Chris wrote:
04.28.08 at 3:45 PM

The other side of Rose' is that there are many producers who "bleed off" a little of their red juice to concentrate a full bodied red. This pink juice either goes down the drain, or into a bottle...
Some of these can be (juicy Grenache or Syrah) delicious, or truly (high alcohol, low acid, veggie Cab Franc) hard to drink. Remember, some of these wines never even saw a press!

Kathryn Hill wrote:
04.28.08 at 5:10 PM

You know, CORE Santa Barbara Ros is pretty good. (And this is coming from someone who buys a case of Domaine Tempier Bando Ros from Kermit Lynch every year.)

Arthur wrote:
04.28.08 at 7:21 PM

I would also recommend Ventana's Dry Rosado. Winemaker Reggie Hammond calls it his purpose-built ros - no saigne.

Jennifer wrote:
04.28.08 at 10:44 PM

Kathryn Hill, I love your wines and worked with you once at Ferry Plaza when Paul M. was carrying your wines. I appreciate the votes for great rose! There are some amazing rose's out there and they don't come from wineries who use the "bleed off" method. Please let it go down the drain.... One of my favorite rose's is from Abruzzo. Illuminati Campirosa: 100% montepulciano d'abruzzo. Beautifully done. The work that goes into great Rose should be honored with at least a great attempt at making quality rose.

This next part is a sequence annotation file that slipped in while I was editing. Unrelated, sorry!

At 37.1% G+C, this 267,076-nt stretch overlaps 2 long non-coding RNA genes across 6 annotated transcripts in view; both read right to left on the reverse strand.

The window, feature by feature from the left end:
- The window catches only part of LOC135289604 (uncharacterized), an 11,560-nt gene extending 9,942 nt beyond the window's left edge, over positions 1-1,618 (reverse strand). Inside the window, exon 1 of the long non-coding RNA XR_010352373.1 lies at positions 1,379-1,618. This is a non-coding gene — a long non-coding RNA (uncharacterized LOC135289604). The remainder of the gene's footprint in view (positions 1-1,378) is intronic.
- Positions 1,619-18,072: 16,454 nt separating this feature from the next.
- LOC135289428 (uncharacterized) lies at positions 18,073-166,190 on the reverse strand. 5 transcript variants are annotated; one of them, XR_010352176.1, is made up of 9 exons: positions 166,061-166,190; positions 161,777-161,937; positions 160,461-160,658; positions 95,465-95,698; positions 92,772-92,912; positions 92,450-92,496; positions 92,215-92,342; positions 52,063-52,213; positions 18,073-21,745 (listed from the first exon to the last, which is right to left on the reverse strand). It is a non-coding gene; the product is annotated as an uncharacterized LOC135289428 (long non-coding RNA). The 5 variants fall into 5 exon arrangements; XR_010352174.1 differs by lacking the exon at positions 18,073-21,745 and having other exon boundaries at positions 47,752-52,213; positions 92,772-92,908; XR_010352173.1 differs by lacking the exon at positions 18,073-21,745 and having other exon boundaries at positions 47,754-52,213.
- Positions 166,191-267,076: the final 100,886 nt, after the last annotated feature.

Tish wrote:
04.30.08 at 5:36 AM

My favorite pinkling last summer was Mulderbosch's Cabernet Rose, from South Africa, which I think ran about $12. I find the Italian "Il Mimo" and SPanish "Gran Fuedo" very reliable and affordable as well. I would love to know if anyone can find/recommend a good Califrnia rose under $15....

Rich wrote:
04.30.08 at 9:08 AM

I recently tried a rose sparkler I really liked with food. Cremant D'Alsace Rose, Dom. Allimant-Laugner N.V. Jennifer, thanks for the tip on the Abruzzo Illuminati Campirosa. I'm going that way soon and I'll look for it.

Anonymous wrote:
04.30.08 at 9:19 AM

Its sad that I can get fabulous Domaine Fontsainte rose for 13 dollars with the crappy dollar and can't find a decent one that is not flabby here for less than 18. Its time for some great 10 dollar roses. I do actually like the Vin Gris de Cigare. its good but not in the realm of frenchies for the same price. I also like the dry mineraly Loire style which have very little fruit and lots of petals and stones.. you cannot get anything like that here.

Nicole wrote:
04.30.08 at 3:31 PM

Alexander Valley Vineyards makes a great rose of sangiovese. And I'm pretty sure it retails for well under $10.

Jeremy wrote:
05.01.08 at 4:46 AM

A to Z Wineworks makes a pretty decent rose from sangiovese in Oregon. Retails around $13. Turkey Flat from Australia is really good too, for around $16.

Chris wrote:
05.01.08 at 7:24 AM

Syncline for their Rhone variety Rose, and Amavi for their Cab Franc Rose. Both from Washington, and both fairly affordable.

Lisa wrote:
05.01.08 at 6:24 PM

I was just at the Santa Barbara Vintners Festival and tasted some really delightful Rose from several producers between $14-18. So Pink wines are indeed getting more popular for vintners to produce. I liked the Verdad Rose which was a GSM Blend from the Linquist's(Qupe) for $14.00.

Kevin wrote:
11.23.08 at 10:20 AM

There's a video of the PINK Out event on TasteTV.com, under Wines